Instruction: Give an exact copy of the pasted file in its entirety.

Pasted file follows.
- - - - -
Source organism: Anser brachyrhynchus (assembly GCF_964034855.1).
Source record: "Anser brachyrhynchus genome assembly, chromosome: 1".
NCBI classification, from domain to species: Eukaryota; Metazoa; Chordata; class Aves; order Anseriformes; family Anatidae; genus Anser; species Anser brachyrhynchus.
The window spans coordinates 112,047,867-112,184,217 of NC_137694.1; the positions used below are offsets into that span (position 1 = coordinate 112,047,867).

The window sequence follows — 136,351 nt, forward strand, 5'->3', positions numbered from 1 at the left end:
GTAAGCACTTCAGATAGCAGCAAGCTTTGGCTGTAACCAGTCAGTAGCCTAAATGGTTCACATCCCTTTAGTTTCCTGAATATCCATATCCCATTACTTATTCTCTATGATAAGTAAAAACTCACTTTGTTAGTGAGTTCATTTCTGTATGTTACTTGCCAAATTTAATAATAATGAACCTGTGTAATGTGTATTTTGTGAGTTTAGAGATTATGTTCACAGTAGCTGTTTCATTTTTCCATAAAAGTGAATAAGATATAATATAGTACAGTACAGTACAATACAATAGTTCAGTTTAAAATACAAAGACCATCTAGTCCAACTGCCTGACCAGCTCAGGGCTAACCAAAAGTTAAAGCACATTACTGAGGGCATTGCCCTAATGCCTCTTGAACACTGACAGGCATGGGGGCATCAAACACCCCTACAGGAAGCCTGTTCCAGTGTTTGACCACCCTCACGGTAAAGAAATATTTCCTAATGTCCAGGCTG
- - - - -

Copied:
Source organism: Anser brachyrhynchus (assembly GCF_964034855.1).
Source record: "Anser brachyrhynchus genome assembly, chromosome: 1".
NCBI classification, from domain to species: Eukaryota; Metazoa; Chordata; class Aves; order Anseriformes; family Anatidae; genus Anser; species Anser brachyrhynchus.
The window spans coordinates 112,047,867-112,184,217 of NC_137694.1; the positions used below are offsets into that span (position 1 = coordinate 112,047,867).

The window sequence follows — 136,351 nt, forward strand, 5'->3', positions numbered from 1 at the left end:
GTAAGCACTTCAGATAGCAGCAAGCTTTGGCTGTAACCAGTCAGTAGCCTAAATGGTTCACATCCCTTTAGTTTCCTGAATATCCATATCCCATTACTTATTCTCTATGATAAGTAAAAACTCACTTTGTTAGTGAGTTCATTTCTGTATGTTACTTGCCAAATTTAATAATAATGAACCTGTGTAATGTGTATTTTGTGAGTTTAGAGATTATGTTCACAGTAGCTGTTTCATTTTTCCATAAAAGTGAATAAGATATAATATAGTACAGTACAGTACAATACAATAGTTCAGTTTAAAATACAAAGACCATCTAGTCCAACTGCCTGACCAGCTCAGGGCTAACCAAAAGTTAAAGCACATTACTGAGGGCATTGCCCTAATGCCTCTTGAACACTGACAGGCATGGGGGCATCAAACACCCCTACAGGAAGCCTGTTCCAGTGTTTGACCACCCTCACGGTAAAGAAATATTTCCTAATGTCCAGGCTG